He defied all expectations. He became the first wild wolf back in California in almost a century. He found a mate when people thought he would die alone. He lived for over a decade--years longer than the average. And he captured the hearts of the world with the multiple litters of adorable pups that he fathered, helping to repopulate this part of the country. He became a grandfather wolf!
I have read my book about OR7 to countless classrooms of children, and in front of auditoriums of teachers, librarians, and editors. I never fail to almost tear up when I get to the end, the magic moment when we see his mate and his pups, when we learn that he has been successful, against all odds, in his quest. The children never fail to gasp in delight. Their questions, after the read-aloud, go on forever, until a teacher has to shut them down: How old is Journey now? Which pup is your favorite? Why doesn't his mate have a name?
I have had parents tell me they have had to read the book over one hundred times to their child, that their children force them to act out OR7's story. His legacy is strong. He ignited the imaginations of a generation of children and taught them about the importance of sharing our world with the creatures who were here before us.
What started for me as a writing project became far more than that. I will always think of OR7 with a fierce, protective, and grateful love. He changed my life. He will be missed.
Emma Smith is the author of Journey: Based on the True Story of OR-7
Apple Goeckner, Program Manager, ENR Center at Oregon Law, Former Oregon Wild intern
Journey, wolf- OR 7, was the most famous wolf I ever knew. He led the movement of wolves into the Cascades and helped influence California to protect wolves on a state level. His adventures are well known through the radio collar that told us his movements for the large part of four years, until the batteries died when he was grown and had pups of his own. It is not often that you see a wolf make international headlines just for simply being a wolf-roaming long distances and making his way through the wild terrain of the West.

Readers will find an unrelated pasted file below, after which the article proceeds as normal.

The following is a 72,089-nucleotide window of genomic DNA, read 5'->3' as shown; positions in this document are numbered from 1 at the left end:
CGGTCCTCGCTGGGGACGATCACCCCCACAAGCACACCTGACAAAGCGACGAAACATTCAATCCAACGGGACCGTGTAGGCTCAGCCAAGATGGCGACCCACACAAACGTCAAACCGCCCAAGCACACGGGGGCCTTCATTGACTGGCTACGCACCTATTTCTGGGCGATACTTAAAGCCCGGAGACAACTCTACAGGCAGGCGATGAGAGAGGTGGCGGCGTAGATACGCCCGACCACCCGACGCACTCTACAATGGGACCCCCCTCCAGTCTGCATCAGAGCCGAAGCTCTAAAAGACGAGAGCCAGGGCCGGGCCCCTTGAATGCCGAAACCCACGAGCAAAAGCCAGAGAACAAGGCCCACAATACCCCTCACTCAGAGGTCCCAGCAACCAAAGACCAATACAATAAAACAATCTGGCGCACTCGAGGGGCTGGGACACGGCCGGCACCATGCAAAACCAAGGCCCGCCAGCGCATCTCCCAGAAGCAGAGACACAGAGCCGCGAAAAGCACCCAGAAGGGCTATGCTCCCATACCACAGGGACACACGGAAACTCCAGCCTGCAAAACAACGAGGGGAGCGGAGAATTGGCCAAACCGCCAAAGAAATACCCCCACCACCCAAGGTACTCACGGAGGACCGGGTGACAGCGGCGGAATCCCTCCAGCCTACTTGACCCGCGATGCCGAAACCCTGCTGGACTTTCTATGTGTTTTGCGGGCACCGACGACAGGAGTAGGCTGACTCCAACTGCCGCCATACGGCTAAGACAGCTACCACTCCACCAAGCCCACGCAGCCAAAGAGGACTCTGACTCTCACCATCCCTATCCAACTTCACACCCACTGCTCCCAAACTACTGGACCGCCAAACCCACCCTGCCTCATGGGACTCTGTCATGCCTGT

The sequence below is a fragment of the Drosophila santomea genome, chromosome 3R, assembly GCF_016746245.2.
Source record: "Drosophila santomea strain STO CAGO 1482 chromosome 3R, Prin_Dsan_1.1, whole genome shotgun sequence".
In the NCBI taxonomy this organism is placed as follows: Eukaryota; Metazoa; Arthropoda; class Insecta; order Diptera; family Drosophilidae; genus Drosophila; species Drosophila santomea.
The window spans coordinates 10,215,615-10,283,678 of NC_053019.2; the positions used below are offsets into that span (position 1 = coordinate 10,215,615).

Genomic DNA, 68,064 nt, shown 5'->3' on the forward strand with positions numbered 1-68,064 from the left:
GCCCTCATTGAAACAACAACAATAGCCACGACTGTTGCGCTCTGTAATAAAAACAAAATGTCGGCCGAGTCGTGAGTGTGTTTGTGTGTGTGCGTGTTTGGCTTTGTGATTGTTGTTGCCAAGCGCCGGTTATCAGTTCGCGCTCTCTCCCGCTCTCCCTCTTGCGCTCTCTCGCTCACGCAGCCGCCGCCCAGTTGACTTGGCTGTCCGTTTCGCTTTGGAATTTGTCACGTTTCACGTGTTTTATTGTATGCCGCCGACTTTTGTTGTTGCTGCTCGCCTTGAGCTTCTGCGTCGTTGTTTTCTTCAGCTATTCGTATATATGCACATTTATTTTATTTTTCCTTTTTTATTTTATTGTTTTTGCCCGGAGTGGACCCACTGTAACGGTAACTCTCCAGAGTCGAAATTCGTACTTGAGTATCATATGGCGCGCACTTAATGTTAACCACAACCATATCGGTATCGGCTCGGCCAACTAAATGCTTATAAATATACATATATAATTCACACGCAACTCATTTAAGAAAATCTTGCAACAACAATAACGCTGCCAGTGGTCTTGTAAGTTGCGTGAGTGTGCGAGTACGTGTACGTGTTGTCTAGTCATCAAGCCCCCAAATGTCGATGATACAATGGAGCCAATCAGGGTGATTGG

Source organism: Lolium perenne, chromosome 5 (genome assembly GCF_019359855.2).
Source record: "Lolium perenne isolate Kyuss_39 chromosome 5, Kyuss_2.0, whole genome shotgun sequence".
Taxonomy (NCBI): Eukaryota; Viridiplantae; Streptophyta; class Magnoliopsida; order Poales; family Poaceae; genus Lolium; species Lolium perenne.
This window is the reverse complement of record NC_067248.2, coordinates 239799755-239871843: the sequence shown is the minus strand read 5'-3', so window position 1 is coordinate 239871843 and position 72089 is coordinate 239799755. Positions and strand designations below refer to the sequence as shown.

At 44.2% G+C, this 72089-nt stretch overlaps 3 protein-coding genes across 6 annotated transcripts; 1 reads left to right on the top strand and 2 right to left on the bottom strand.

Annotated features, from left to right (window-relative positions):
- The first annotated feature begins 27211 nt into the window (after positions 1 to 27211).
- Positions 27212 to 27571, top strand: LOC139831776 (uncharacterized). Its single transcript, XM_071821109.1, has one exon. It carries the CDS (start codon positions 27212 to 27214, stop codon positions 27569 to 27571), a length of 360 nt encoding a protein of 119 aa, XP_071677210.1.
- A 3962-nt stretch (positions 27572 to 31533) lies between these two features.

The fact that Journey was the first wolf in Western Oregon since 1947 and the first wolf in California since 1924 tells you that there is a much larger story than of just a singular wolf for his natural movements into his proper habitat to be seen as such a huge phenomenon. The eradication and recovery of wolves in the continental U.S. is a story of how humans interact with and manipulate their own environments, a story of using science to learn that we might have been wrong in our past policy decisions, and it is a story of redemption, as we see lands and ecosystems reclaimed by species that were long absent from the landscape.
Journey’s odyssey of crossing from the Northeast corner of Oregon, trekking over a thousand miles into Southwest Oregon and Northern California, and finding a mate in the Southern Oregon Cascades was followed by individuals across the globe. As long as you are able to hear a wolf howl in the western Oregon, you are listening to Journey’s legacy. Journey invoked a sense of inspiration for many of us, both those involved in Western wolf recovery and those unfamiliar with the history of the wolf in the U.S. I will consider Journey a piece of Oregon history and folklore as the wolf that paved the way for the Cascades to echo with a wolf pack’s howl once again.
Galeo Saintz, Founder World Trails Network, IUCN Co-Chair of CEESP Theme on Environment and Peace, and OR7 Expedition Development Coordinator
During the OR-7 Expedition, I wrote a poem on the last day of walking into the Siskiyou Wilderness Area. This poem has continued to be my personal companion and a piece I read often at public readings of my work...It sums up everything I gained from our project and what wolves continue to mean for me.
To Walk in the Wake of a Wolf
by Galeo Saintz
To walk in the wake of a wolf
is to walk into the silence of stealth and the feast of fearlessness,
it is to fight for yourself and never forget the pack.